As I always say, "Temperature control is the key to effective dough management". I'm betting that variations in finished dough temperature are creating greater differences in your dough than differences in kneading/mixing. A thermometer is cheap and it is easy to control finished dough temperature through minor adjustments in the temperature of the water that is added to make the dough. Depending upon how you are handling the dough after mixing, a difference of only a few degrees in finished dough temperature over 50+ hours can have a rather dramatic impact upon the finished dough at the time of use. If you are not already doing so, I would suggest getting a note book (baker's journal) to keep track of your experiments over time. This will allow you to get a better feel for your dough, and develop a history of what works and what doesn't work in your specific application. Be careful though, as you might end up like Norma, with the curiosity of a cat and never ending desire to improve upon your dough. Norma, please take that as the compliment that it's intended to be.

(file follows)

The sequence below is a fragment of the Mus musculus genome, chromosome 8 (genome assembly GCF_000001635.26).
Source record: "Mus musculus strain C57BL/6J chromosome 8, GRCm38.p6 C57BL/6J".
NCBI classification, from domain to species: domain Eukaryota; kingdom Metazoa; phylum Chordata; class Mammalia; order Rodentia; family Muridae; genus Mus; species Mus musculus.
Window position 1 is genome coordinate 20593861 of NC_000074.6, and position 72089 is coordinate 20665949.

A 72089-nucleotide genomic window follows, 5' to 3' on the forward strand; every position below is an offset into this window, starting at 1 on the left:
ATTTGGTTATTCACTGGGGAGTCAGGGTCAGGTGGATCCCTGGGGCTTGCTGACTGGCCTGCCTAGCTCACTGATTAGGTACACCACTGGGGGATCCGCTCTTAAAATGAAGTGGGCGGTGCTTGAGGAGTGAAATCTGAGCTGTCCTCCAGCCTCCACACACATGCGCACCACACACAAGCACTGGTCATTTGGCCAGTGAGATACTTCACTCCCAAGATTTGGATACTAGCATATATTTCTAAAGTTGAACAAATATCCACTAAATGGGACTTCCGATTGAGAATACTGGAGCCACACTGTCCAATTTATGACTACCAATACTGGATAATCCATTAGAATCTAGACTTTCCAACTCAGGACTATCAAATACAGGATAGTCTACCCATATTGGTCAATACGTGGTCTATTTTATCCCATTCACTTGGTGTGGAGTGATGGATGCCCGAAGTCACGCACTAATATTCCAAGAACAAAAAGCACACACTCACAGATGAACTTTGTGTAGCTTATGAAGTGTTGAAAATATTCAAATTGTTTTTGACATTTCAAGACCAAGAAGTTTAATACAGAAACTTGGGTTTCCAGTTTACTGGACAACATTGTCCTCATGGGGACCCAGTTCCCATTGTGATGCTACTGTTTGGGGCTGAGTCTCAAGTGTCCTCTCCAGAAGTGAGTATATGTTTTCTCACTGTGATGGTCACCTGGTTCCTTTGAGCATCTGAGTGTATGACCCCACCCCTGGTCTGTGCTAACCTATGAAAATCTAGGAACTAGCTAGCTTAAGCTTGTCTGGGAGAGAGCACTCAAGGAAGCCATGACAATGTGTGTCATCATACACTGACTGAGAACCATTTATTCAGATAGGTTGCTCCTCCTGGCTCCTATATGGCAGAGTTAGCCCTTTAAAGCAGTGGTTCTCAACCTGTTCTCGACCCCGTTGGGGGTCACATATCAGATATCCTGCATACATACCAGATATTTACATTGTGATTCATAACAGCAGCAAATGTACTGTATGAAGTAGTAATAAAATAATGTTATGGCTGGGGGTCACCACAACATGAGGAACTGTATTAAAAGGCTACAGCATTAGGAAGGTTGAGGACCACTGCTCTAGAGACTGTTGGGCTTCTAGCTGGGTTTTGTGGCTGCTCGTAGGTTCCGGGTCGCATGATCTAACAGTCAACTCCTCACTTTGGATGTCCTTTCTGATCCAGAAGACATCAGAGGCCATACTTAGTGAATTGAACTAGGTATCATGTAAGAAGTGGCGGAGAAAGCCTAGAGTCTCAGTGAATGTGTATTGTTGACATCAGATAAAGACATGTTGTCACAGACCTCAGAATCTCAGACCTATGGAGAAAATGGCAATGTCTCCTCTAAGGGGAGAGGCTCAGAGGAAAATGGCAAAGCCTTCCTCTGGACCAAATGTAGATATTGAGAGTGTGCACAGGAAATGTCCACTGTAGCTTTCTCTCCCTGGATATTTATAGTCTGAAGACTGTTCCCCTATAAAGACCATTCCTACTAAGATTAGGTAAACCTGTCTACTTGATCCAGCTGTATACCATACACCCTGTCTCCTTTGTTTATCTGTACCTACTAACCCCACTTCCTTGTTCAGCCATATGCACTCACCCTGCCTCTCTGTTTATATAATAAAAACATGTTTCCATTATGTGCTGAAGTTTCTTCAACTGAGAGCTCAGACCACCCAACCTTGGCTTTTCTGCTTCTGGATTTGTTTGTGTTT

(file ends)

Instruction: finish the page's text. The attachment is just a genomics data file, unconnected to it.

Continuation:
Tom Lehmann/The Dough Doctor